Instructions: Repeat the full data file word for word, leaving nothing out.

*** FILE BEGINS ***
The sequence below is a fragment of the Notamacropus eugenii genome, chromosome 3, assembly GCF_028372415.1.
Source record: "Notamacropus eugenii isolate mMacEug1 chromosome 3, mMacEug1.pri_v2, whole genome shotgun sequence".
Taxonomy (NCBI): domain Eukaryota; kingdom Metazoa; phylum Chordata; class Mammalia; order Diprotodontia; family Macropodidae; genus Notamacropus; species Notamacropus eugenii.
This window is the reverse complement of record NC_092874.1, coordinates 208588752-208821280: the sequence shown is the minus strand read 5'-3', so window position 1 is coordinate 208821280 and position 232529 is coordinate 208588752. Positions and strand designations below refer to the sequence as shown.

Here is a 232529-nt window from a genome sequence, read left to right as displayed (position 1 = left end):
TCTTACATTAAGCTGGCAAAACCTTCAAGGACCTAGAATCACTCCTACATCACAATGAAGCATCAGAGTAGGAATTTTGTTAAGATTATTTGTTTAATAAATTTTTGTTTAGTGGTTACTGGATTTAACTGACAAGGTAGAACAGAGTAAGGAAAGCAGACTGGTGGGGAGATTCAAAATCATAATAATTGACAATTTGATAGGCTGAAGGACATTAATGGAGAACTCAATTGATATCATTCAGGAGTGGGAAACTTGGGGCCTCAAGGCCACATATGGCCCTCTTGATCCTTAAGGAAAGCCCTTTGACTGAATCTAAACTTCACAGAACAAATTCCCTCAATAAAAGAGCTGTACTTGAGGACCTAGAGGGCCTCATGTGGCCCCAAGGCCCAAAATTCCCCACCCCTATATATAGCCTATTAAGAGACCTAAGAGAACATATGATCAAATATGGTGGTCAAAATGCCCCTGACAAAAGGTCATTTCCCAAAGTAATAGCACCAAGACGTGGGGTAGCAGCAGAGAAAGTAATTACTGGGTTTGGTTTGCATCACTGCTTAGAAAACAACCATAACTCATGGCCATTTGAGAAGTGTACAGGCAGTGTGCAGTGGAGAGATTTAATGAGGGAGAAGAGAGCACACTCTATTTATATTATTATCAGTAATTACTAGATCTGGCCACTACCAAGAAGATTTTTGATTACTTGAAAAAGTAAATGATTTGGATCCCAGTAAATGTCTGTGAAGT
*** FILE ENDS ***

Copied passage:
The sequence below is a fragment of the Notamacropus eugenii genome, chromosome 3, assembly GCF_028372415.1.
Source record: "Notamacropus eugenii isolate mMacEug1 chromosome 3, mMacEug1.pri_v2, whole genome shotgun sequence".
Taxonomy (NCBI): domain Eukaryota; kingdom Metazoa; phylum Chordata; class Mammalia; order Diprotodontia; family Macropodidae; genus Notamacropus; species Notamacropus eugenii.
This window is the reverse complement of record NC_092874.1, coordinates 208588752-208821280: the sequence shown is the minus strand read 5'-3', so window position 1 is coordinate 208821280 and position 232529 is coordinate 208588752. Positions and strand designations below refer to the sequence as shown.

Here is a 232529-nt window from a genome sequence, read left to right as displayed (position 1 = left end):
TCTTACATTAAGCTGGCAAAACCTTCAAGGACCTAGAATCACTCCTACATCACAATGAAGCATCAGAGTAGGAATTTTGTTAAGATTATTTGTTTAATAAATTTTTGTTTAGTGGTTACTGGATTTAACTGACAAGGTAGAACAGAGTAAGGAAAGCAGACTGGTGGGGAGATTCAAAATCATAATAATTGACAATTTGATAGGCTGAAGGACATTAATGGAGAACTCAATTGATATCATTCAGGAGTGGGAAACTTGGGGCCTCAAGGCCACATATGGCCCTCTTGATCCTTAAGGAAAGCCCTTTGACTGAATCTAAACTTCACAGAACAAATTCCCTCAATAAAAGAGCTGTACTTGAGGACCTAGAGGGCCTCATGTGGCCCCAAGGCCCAAAATTCCCCACCCCTATATATAGCCTATTAAGAGACCTAAGAGAACATATGATCAAATATGGTGGTCAAAATGCCCCTGACAAAAGGTCATTTCCCAAAGTAATAGCACCAAGACGTGGGGTAGCAGCAGAGAAAGTAATTACTGGGTTTGGTTTGCATCACTGCTTAGAAAACAACCATAACTCATGGCCATTTGAGAAGTGTACAGGCAGTGTGCAGTGGAGAGATTTAATGAGGGAGAAGAGAGCACACTCTATTTATATTATTATCAGTAATTACTAGATCTGGCCACTACCAAGAAGATTTTTGATTACTTGAAAAAGTAAATGATTTGGATCCCAGTAAATGTCTGTGAAGT